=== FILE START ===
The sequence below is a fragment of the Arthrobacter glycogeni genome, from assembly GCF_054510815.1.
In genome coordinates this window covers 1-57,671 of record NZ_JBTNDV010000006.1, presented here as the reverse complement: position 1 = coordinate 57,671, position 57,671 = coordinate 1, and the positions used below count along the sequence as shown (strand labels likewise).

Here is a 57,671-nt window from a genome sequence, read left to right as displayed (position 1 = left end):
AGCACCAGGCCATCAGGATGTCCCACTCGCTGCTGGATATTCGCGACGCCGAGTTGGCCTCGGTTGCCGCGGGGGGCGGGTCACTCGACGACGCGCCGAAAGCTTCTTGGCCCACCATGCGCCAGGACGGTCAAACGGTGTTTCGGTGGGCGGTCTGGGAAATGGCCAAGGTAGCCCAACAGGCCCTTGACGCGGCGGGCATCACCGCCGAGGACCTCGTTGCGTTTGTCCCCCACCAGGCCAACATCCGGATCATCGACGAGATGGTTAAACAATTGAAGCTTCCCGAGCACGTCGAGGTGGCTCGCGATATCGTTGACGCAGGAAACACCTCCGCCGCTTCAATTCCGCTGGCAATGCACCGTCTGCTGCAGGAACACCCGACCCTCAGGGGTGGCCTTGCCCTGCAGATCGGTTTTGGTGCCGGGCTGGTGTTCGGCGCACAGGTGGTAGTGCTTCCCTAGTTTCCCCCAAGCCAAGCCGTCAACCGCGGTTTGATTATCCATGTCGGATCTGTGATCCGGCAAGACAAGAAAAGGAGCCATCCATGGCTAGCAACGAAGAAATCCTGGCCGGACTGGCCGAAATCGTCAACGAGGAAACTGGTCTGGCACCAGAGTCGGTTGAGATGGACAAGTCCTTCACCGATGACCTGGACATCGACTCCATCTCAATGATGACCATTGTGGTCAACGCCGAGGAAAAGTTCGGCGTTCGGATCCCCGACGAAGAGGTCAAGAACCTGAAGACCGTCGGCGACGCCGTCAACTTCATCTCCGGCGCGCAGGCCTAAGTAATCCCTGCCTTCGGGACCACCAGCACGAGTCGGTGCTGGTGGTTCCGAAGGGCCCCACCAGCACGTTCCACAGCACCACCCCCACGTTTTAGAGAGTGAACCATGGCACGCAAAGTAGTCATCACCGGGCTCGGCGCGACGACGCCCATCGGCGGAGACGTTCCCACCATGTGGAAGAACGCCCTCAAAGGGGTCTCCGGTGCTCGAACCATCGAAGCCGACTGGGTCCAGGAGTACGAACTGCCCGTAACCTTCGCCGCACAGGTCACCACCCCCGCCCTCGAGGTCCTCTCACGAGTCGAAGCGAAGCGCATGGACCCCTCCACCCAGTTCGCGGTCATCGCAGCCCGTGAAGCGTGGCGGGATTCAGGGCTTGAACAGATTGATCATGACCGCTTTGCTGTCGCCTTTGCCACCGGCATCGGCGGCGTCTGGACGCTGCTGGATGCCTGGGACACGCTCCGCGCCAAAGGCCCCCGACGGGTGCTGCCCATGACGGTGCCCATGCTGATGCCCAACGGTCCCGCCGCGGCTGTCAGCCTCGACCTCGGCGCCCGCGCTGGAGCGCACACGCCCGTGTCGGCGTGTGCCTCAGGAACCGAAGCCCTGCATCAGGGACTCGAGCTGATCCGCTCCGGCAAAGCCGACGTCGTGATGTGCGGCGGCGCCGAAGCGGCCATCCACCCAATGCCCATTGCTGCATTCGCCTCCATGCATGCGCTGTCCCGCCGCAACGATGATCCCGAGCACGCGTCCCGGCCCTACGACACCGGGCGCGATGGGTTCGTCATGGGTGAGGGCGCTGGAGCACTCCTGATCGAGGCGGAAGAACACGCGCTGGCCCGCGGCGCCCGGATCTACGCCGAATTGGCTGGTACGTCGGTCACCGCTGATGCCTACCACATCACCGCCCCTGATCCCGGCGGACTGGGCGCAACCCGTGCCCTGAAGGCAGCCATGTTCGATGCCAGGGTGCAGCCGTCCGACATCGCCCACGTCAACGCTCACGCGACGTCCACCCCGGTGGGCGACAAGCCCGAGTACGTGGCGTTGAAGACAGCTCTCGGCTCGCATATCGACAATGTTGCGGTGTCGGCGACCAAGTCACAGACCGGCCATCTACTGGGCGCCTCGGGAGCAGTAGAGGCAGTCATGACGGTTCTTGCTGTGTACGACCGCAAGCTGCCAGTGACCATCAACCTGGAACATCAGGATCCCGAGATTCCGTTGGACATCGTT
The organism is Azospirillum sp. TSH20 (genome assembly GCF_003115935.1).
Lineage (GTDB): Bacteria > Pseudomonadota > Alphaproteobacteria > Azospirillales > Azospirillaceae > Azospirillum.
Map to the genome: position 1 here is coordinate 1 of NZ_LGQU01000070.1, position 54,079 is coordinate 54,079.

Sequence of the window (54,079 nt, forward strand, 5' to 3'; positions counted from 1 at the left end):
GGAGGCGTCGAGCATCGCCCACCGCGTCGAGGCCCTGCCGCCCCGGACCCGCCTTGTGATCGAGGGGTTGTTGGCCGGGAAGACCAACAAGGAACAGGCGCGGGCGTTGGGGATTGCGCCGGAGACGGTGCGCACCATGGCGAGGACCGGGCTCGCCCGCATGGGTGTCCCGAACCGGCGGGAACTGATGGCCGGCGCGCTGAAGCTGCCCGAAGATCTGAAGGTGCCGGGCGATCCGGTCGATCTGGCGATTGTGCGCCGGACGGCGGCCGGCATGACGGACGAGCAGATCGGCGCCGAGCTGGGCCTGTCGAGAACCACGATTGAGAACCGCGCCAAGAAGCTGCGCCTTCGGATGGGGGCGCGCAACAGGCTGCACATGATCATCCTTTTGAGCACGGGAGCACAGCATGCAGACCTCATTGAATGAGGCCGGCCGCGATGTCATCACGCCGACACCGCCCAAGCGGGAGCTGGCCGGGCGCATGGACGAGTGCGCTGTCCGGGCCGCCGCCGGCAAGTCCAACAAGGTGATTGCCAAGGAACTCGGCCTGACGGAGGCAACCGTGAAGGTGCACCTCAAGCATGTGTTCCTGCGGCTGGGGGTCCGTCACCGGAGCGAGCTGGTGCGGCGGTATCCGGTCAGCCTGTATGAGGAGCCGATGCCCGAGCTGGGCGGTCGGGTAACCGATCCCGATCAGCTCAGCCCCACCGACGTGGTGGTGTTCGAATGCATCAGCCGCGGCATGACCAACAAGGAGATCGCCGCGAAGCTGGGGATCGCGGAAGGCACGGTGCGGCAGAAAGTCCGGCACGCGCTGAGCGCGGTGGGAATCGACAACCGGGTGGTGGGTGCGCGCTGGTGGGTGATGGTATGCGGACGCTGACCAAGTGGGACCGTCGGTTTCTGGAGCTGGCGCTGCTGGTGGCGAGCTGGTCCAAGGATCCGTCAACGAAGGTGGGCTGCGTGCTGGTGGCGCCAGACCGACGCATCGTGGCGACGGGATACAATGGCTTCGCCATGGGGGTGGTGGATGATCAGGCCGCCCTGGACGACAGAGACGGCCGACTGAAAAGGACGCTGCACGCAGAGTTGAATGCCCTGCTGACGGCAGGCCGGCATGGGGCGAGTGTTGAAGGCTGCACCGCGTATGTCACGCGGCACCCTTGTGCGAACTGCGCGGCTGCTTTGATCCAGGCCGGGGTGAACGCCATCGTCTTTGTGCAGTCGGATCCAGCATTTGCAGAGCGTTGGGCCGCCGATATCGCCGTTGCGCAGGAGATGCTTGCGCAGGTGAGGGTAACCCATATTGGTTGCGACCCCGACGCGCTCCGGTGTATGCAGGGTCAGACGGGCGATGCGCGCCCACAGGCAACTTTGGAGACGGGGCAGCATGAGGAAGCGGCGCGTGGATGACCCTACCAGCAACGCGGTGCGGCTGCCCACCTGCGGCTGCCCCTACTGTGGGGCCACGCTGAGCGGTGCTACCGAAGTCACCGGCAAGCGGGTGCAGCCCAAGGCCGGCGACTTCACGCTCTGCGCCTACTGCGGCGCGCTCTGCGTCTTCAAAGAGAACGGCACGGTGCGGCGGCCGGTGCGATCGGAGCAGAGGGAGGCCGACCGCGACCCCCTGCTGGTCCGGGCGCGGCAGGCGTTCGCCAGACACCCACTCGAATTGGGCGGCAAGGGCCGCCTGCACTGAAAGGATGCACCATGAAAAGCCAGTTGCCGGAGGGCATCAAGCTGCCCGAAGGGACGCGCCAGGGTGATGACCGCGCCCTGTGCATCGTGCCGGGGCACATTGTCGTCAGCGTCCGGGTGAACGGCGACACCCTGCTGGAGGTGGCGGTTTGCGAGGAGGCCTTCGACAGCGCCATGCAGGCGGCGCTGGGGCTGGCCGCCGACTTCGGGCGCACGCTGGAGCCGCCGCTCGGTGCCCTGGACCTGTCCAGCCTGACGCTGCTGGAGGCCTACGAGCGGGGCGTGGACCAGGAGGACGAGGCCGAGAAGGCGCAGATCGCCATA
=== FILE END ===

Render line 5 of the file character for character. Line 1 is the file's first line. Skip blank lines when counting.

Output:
The organism is Azospirillum sp. TSH20 (genome assembly GCF_003115935.1).